Transactional Memory (TM) is a high level abstraction for supporting a safe mutable shared state, such that the user does not have to worry about the low-level details of locking and sharing of global resources. It is basically a class of optimistic speculation techniques such that groups of memory operations are bundled as an atomic operation such that it can resolves the problems with locks, possibly support composability.
The basic idea is to move your group of atomic operations through, assuming that it will be successful, and only rollback when a conflict actually occurs.
At the moment, much of the ideas of TM are there as a way to test out the idea, and possibly be integrated into some future hybrid system. Even practitioners of TM knows there is a certain amount of hype that we have to deal with in any new technology before it drops to a trough and rebounds back to a realistic plateau.
A number of vendors have planned both hardware and software implementations of Transactional Memory.
The software transactional memory compilers from different vendors all use different syntax, and this creates a basic problem with interoperability, and common porting of code. I will deal with this in the next post.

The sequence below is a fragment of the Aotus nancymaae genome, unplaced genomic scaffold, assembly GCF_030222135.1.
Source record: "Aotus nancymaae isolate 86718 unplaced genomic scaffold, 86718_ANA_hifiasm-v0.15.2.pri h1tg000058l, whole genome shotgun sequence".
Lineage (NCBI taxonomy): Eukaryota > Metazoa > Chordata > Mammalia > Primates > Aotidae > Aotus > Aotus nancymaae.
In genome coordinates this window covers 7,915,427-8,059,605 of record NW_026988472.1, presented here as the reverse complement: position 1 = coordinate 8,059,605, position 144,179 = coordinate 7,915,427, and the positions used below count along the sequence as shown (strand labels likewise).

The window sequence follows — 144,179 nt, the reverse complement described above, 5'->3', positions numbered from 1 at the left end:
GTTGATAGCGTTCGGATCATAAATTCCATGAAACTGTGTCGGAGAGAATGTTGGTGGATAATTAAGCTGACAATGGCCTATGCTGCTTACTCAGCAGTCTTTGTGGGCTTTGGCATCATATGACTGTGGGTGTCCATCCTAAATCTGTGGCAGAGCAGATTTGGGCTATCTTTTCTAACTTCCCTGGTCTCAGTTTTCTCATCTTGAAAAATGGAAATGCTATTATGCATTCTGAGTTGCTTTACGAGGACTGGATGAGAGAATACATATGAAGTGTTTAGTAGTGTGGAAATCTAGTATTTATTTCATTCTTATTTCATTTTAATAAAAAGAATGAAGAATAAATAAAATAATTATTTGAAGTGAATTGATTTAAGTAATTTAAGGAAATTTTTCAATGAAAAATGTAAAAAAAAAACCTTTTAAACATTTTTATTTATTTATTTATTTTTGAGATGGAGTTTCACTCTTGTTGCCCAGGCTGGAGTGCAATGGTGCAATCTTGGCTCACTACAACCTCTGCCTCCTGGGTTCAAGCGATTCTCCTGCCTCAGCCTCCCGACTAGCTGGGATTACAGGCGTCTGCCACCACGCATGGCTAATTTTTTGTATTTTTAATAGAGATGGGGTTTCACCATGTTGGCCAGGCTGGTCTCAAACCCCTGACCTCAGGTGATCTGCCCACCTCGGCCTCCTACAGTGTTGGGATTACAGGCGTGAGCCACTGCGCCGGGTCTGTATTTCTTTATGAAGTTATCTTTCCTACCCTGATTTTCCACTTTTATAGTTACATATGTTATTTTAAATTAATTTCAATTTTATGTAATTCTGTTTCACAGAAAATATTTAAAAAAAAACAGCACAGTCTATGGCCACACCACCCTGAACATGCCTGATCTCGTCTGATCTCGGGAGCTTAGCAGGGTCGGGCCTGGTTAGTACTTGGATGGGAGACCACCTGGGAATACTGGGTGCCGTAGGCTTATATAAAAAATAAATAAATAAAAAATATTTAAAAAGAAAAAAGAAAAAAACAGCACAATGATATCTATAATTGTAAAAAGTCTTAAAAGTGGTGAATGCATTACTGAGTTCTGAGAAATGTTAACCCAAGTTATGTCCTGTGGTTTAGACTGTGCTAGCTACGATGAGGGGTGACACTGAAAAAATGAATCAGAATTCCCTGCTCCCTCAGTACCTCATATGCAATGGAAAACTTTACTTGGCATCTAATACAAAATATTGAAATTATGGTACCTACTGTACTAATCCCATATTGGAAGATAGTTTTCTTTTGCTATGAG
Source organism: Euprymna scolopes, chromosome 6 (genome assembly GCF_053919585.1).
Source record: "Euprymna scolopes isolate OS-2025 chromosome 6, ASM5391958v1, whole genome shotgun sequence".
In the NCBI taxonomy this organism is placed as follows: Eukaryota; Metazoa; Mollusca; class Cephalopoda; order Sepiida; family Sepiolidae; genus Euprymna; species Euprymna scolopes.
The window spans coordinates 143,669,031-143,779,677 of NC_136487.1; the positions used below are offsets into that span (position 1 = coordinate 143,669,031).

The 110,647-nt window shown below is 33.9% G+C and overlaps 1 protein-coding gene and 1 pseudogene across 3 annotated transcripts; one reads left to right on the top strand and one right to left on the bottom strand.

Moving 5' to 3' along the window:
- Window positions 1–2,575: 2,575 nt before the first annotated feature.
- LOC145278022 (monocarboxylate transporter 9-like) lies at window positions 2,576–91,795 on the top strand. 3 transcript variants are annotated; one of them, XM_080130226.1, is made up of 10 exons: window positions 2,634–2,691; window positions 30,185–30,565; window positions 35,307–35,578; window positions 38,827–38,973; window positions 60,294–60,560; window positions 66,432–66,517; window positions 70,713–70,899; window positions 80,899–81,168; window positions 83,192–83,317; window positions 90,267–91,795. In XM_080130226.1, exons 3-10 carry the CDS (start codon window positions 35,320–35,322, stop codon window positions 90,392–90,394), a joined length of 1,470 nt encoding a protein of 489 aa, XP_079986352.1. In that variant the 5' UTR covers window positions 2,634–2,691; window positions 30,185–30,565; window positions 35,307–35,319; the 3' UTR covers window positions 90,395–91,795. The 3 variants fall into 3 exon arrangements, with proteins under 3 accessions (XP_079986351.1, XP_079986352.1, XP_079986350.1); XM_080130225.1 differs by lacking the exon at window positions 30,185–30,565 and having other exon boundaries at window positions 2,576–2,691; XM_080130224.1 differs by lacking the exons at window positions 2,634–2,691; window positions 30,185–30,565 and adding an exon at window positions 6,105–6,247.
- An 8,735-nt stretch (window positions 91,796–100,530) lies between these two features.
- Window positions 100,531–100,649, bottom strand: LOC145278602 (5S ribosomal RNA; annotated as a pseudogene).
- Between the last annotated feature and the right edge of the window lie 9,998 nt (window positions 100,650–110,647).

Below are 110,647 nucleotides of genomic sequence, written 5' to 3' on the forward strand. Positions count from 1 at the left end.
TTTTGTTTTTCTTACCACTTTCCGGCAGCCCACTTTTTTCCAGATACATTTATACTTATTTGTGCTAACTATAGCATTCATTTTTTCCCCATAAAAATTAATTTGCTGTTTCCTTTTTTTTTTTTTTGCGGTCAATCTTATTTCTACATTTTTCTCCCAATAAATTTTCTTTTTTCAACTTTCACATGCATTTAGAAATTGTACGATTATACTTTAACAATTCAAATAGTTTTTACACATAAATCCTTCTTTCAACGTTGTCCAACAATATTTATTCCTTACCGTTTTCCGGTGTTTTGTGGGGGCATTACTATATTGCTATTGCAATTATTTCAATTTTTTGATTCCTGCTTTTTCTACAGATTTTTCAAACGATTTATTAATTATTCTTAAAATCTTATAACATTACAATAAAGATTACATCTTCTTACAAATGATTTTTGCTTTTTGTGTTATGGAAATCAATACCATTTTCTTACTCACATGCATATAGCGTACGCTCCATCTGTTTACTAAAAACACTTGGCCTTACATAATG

IBM is also working in this area, and has released an Alphaworks compiler supporting Software Transaction, actually last year.
The IBM XL C/C++ for Transactional Memory for AIX is also accessible from the Resource Library of the C/C++ Cafe.
The public domain STM runtime is compatible with the AlphaWorks XLC STM release.
It was released through the Amino Concurrency Building Blocks project
The source code is here
I will have more to say about the Amino Building Blocks in a future post.[Read More]
Parallel and Multi-Core Computing with C/C++
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